Education

Voters rejected this tax increase twice, but Madison County schools want to try again

In this file photo, Granite City District 9 Superintendent Jim Greenwald stands on the roof of Prather Elementary and talks about the aging roof and other maintenance needs for the school and others as Madison County schools prepared to ask voters about increasing the sales tax rates countywide to pay for building repairs and construction debt. That was ahead of the April 2017 election. Now, Madison County schools say they are willing to try again in the March 2018 election.
In this file photo, Granite City District 9 Superintendent Jim Greenwald stands on the roof of Prather Elementary and talks about the aging roof and other maintenance needs for the school and others as Madison County schools prepared to ask voters about increasing the sales tax rates countywide to pay for building repairs and construction debt. That was ahead of the April 2017 election. Now, Madison County schools say they are willing to try again in the March 2018 election. snagy@bnd.com

A majority of the school districts in Madison County have decided they want to try for a third time to ask voters about increasing sales tax rates countywide to pay for school building projects and construction debt.

During a recent meeting at the Madison County Regional Office of Education, superintendents from 10 school districts said they are willing to try again in the March election, according to Regional Superintendent Bob Daiber.

The next step is for their school boards to pass resolutions. Their deadline to file the resolutions with the county clerk is Jan. 2, so if the boards haven’t already considered the sales tax question, they’ll have to do so at their December meetings.

The question won’t appear on March 20, 2018, ballots until school boards representing at least half of the student population in Madison County approve and submit those resolutions.

Some districts, like Highland District 5 and East Alton-Wood River 14, already passed resolutions in November.

Collinsville Unit 10 is the only school district that decided not to pass a resolution, according to Daiber. He said Roxana District 1 Superintendent Debra Kreutztrager wasn’t present at the meeting at the regional office of education.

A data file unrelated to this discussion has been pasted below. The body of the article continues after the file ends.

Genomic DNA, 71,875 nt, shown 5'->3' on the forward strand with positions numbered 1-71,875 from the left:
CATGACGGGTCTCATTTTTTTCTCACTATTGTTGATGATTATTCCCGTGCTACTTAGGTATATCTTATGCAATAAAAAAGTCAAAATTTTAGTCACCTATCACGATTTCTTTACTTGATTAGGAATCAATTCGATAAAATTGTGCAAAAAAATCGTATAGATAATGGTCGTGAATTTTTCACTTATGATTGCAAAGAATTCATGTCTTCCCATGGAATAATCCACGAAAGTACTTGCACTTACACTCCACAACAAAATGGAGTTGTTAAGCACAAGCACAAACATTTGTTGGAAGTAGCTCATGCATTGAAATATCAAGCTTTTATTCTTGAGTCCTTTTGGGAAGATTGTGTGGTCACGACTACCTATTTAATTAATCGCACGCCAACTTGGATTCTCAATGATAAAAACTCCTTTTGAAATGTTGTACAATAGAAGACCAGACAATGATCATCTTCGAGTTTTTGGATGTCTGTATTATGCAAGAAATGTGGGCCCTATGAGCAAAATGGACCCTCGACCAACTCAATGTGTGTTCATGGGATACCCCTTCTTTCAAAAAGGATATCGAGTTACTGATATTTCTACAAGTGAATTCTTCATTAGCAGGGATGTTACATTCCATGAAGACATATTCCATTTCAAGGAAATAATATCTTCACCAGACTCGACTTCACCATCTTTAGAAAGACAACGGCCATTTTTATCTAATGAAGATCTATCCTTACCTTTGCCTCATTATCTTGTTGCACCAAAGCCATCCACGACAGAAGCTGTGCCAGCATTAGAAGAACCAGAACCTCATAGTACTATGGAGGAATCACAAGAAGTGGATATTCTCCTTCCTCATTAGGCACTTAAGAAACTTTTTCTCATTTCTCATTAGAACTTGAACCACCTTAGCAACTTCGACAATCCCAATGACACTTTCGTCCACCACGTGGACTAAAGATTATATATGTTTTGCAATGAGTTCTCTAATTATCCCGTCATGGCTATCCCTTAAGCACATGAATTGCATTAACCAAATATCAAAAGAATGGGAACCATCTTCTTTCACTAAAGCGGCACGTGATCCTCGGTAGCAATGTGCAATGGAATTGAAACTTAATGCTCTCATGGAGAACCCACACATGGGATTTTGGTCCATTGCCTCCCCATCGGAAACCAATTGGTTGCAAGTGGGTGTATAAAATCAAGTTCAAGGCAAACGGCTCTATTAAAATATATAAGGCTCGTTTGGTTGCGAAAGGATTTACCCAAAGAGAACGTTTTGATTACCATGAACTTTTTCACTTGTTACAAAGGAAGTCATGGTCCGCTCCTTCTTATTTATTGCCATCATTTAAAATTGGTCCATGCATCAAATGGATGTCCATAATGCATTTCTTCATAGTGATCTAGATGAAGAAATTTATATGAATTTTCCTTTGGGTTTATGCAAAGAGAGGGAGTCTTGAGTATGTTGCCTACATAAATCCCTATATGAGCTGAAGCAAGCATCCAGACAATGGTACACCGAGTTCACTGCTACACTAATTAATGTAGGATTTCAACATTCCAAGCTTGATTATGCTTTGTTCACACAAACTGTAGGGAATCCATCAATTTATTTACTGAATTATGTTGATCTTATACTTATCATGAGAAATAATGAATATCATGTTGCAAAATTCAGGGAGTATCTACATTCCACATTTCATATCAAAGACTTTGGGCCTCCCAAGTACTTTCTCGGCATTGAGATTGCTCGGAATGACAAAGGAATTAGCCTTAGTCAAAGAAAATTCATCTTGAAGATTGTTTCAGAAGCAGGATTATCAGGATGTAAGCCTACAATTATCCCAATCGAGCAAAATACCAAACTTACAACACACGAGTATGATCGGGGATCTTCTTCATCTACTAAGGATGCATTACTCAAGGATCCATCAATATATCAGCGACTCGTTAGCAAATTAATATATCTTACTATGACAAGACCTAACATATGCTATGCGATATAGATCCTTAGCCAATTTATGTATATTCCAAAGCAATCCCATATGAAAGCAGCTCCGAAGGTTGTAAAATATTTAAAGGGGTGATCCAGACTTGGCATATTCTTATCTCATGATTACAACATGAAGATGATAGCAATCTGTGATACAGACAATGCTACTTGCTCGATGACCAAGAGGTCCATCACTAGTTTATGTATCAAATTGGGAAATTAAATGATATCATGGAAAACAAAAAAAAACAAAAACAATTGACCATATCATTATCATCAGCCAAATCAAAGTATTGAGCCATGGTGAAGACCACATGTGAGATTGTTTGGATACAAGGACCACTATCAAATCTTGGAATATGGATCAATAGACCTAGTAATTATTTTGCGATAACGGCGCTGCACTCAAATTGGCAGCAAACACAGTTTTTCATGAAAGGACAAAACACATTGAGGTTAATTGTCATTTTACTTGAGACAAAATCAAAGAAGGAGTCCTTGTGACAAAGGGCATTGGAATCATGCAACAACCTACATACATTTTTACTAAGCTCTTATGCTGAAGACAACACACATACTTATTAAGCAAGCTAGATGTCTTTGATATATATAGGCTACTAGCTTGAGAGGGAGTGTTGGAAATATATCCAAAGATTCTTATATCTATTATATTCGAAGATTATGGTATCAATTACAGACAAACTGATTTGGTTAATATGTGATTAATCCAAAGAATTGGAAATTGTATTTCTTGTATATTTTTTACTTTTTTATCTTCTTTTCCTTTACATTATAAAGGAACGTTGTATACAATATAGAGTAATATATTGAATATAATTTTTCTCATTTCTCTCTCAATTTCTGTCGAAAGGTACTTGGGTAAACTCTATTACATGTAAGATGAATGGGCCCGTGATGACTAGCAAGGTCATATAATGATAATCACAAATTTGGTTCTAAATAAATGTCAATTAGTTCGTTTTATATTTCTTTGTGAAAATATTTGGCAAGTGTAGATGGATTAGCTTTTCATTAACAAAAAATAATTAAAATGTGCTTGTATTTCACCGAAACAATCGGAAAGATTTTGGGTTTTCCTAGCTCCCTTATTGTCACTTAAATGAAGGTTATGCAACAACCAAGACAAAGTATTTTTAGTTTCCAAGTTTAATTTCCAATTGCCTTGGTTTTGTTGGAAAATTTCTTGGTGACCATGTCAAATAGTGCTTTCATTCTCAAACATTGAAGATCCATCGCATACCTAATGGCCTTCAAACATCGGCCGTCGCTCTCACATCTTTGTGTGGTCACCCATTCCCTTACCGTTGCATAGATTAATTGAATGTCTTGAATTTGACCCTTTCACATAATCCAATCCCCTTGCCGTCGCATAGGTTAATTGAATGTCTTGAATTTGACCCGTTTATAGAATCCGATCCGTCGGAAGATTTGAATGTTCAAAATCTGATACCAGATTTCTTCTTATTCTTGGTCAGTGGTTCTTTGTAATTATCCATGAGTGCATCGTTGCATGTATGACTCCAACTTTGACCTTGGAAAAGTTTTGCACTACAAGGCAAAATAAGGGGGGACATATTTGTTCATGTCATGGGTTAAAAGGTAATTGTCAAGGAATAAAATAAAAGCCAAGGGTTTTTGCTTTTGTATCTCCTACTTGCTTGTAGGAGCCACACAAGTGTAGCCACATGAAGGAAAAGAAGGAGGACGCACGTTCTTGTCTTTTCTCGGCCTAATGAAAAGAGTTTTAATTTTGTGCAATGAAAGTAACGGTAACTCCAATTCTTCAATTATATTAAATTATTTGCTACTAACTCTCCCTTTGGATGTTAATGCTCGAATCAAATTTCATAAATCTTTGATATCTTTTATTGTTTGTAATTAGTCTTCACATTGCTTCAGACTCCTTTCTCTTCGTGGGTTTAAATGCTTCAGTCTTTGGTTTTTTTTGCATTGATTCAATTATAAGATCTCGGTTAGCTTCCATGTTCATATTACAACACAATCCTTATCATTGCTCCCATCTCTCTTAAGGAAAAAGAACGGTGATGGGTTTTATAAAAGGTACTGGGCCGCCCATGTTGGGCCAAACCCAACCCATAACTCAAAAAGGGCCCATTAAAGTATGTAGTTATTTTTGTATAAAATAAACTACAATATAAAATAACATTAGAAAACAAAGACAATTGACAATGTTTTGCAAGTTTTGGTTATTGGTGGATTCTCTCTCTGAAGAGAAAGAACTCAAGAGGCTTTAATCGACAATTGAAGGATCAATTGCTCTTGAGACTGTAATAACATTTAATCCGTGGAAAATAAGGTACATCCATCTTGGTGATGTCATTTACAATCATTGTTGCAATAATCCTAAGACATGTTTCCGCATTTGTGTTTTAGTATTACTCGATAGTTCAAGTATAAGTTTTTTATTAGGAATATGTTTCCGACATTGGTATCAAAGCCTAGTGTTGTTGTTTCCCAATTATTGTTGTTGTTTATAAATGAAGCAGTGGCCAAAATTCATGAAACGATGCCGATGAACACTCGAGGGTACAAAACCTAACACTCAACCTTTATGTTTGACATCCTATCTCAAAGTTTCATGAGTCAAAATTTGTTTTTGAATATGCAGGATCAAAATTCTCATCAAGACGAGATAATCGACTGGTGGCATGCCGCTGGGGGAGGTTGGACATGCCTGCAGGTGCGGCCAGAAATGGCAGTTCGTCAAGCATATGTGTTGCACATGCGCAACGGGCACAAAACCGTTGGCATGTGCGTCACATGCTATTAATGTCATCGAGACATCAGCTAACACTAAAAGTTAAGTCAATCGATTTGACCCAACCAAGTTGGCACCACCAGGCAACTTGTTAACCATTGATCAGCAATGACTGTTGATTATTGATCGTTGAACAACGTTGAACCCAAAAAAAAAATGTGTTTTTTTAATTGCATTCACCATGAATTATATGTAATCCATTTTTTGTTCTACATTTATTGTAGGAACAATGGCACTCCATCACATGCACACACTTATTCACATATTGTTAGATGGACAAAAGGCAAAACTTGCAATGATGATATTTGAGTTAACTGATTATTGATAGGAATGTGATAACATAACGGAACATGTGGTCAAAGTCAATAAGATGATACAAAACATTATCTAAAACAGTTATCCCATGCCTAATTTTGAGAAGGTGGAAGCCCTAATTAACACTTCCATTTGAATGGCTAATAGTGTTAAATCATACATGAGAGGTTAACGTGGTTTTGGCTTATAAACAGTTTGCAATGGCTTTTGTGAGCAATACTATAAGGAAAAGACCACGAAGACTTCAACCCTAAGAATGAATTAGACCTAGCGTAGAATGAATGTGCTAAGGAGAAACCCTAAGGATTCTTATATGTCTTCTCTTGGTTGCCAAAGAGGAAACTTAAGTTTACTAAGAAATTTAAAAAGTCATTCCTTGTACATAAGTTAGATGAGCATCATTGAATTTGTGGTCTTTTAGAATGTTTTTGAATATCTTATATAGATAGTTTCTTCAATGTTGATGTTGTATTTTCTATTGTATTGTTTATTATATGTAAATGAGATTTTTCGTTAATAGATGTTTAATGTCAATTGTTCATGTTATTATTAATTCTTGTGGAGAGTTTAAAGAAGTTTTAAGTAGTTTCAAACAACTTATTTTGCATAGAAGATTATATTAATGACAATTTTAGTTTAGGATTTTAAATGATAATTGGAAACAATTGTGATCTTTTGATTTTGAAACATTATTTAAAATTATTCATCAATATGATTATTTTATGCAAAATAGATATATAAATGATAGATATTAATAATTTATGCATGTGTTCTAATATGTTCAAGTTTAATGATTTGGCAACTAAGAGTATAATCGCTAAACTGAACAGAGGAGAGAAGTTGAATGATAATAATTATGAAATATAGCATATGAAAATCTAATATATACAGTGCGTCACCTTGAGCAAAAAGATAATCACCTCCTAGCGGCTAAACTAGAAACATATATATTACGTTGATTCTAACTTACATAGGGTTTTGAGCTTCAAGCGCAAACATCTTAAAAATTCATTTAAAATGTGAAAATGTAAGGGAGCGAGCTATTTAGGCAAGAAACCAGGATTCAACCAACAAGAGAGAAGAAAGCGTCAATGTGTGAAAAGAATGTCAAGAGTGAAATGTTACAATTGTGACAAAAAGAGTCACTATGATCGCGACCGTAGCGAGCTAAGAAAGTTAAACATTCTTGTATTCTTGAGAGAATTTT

The 1 percent sales tax increase wouldn’t apply to purchases like groceries, medications, services or titled vehicles.

By law, schools would only be allowed to use the new revenue from the sales tax increase for specific costs like construction, maintenance, renovation or debt from previous work on their facilities. The money couldn’t be used to pay for things like salaries or operating costs.

The money also wouldn’t go through the Illinois General Assembly’s budget process, which means it wouldn’t be subject to state cuts. It would be distributed by the regional office of education to the 13 school districts in Madison County based on their student populations.

Proponents have argued in the past that people who live outside of the county would be contributing money for schools because anyone who shops in Madison County would pay the sales tax.

Opponents previously noted that the increase would never expire and that bond companies and construction companies — who were the top donors to campaigns pushing for its passage — would benefit from the new revenue.

Daiber said he supports the sales tax increase because the money could help lower another tax for residents: the property taxes they pay to the schools.

That’s because one of the ways the sales tax money can be used is to repay construction debt, so school districts would not have to tap into property taxes to cover that cost.

The last time Madison County schools proposed the sales tax increase, Triad Unit 2, for example, promised to use half of the new revenue in the first year toward debt to lower property taxes.

The sales tax question appeared on election ballots earlier this year and in 2011. Each time, Madison County voters have rejected the proposal.

The Madison County Republican Party also opposed it, saying this year that a sales tax increase would make local retailers less competitive with businesses across the river.

However, in the most recent election, it failed by just 259 votes. More than 80 percent of voters said no six years earlier.

Here are the results from the April 5, 2011, election:

▪  Yes: 7,409 (19.4 percent)

▪  No: 30,702 (80.6 percent)

And from the April 4, 2017, election:

▪  Yes: 21,875 (49.7 percent)

▪  No: 22,124 (50.3 percent)

Although April’s proposal was rejected by a majority, it did pass in at least eight school districts: Alton, Bethalto, Edwardsville, Granite City, Madison, Roxana, Venice and Wood River, according to a News-Democrat analysis of the unofficial results.

Schools in St. Clair County asked voters to consider a sales tax increase for the first time in April. It failed by 5,444 votes.

St. Clair County Regional Superintendent Susan Sarfaty said this week the superintendents hadn’t talked with the regional office of education about pursing the sales tax again in March.

Daiber’s name will appear on March 2018 ballots as one of the candidates seeking the Democratic nomination to run for governor of Illinois.

Reporter Joseph Bustos contributed to this report.

Lexi Cortes: 618-239-2528, @lexicortes

How they voted

The following is a breakdown of how Madison County residents voted on the sales tax increase for school facilities in the April 4, 2017, election by school district:

School district

Yes

No

Alton

52.2%

47.8%

Bethalto

52.8%

47.2%

Collinsville

38.4%

61.6%

Edwardsville

50.4%

49.6%

Granite City

51.9%

48.1%

Highland

45.6%

54.4%

Madison

65.1%

34.9%

Roxana

51.9%

48.1%

Triad

43.3%

56.7%

Venice

65.4%

34.6%

Wood River

57.4%

42.6%

Source: Unofficial totals available as of April 2017.

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